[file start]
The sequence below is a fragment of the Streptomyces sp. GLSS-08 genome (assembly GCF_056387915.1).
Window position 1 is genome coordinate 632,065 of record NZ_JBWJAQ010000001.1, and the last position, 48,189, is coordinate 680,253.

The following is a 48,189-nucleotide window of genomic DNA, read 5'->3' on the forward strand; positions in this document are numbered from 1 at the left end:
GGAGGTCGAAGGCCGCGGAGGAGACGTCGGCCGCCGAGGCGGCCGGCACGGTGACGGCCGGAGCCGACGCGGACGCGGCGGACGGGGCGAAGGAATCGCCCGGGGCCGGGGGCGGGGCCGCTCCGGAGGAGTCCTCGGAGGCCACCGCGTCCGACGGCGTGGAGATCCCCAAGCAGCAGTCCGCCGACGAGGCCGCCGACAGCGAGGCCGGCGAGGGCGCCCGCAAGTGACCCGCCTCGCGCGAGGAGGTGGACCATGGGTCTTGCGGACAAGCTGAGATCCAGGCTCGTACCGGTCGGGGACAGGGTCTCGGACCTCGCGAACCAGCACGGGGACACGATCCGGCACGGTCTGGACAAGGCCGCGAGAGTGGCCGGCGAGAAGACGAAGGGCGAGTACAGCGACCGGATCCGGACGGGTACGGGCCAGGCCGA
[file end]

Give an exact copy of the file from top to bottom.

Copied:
The sequence below is a fragment of the Streptomyces sp. GLSS-08 genome (assembly GCF_056387915.1).
Window position 1 is genome coordinate 632,065 of record NZ_JBWJAQ010000001.1, and the last position, 48,189, is coordinate 680,253.

The following is a 48,189-nucleotide window of genomic DNA, read 5'->3' on the forward strand; positions in this document are numbered from 1 at the left end:
GGAGGTCGAAGGCCGCGGAGGAGACGTCGGCCGCCGAGGCGGCCGGCACGGTGACGGCCGGAGCCGACGCGGACGCGGCGGACGGGGCGAAGGAATCGCCCGGGGCCGGGGGCGGGGCCGCTCCGGAGGAGTCCTCGGAGGCCACCGCGTCCGACGGCGTGGAGATCCCCAAGCAGCAGTCCGCCGACGAGGCCGCCGACAGCGAGGCCGGCGAGGGCGCCCGCAAGTGACCCGCCTCGCGCGAGGAGGTGGACCATGGGTCTTGCGGACAAGCTGAGATCCAGGCTCGTACCGGTCGGGGACAGGGTCTCGGACCTCGCGAACCAGCACGGGGACACGATCCGGCACGGTCTGGACAAGGCCGCGAGAGTGGCCGGCGAGAAGACGAAGGGCGAGTACAGCGACCGGATCCGGACGGGTACGGGCCAGGCCGA